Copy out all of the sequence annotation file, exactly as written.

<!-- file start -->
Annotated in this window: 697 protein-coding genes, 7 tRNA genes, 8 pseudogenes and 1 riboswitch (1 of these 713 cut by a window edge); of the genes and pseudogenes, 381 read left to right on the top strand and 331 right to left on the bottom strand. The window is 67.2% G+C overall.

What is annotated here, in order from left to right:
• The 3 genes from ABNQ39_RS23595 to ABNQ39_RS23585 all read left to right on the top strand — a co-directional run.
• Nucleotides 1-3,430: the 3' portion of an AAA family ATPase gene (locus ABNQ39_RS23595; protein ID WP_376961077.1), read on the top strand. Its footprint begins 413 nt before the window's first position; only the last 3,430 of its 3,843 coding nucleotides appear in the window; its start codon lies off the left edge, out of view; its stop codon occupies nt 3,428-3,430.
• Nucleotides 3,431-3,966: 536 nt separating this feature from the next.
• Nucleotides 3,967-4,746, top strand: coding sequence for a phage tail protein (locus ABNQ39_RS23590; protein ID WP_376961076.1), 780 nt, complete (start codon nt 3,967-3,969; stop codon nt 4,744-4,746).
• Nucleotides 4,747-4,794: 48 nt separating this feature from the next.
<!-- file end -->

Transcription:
Annotated in this window: 697 protein-coding genes, 7 tRNA genes, 8 pseudogenes and 1 riboswitch (1 of these 713 cut by a window edge); of the genes and pseudogenes, 381 read left to right on the top strand and 331 right to left on the bottom strand. The window is 67.2% G+C overall.

What is annotated here, in order from left to right:
• The 3 genes from ABNQ39_RS23595 to ABNQ39_RS23585 all read left to right on the top strand — a co-directional run.
• Nucleotides 1-3,430: the 3' portion of an AAA family ATPase gene (locus ABNQ39_RS23595; protein ID WP_376961077.1), read on the top strand. Its footprint begins 413 nt before the window's first position; only the last 3,430 of its 3,843 coding nucleotides appear in the window; its start codon lies off the left edge, out of view; its stop codon occupies nt 3,428-3,430.
• Nucleotides 3,431-3,966: 536 nt separating this feature from the next.
• Nucleotides 3,967-4,746, top strand: coding sequence for a phage tail protein (locus ABNQ39_RS23590; protein ID WP_376961076.1), 780 nt, complete (start codon nt 3,967-3,969; stop codon nt 4,744-4,746).
• Nucleotides 4,747-4,794: 48 nt separating this feature from the next.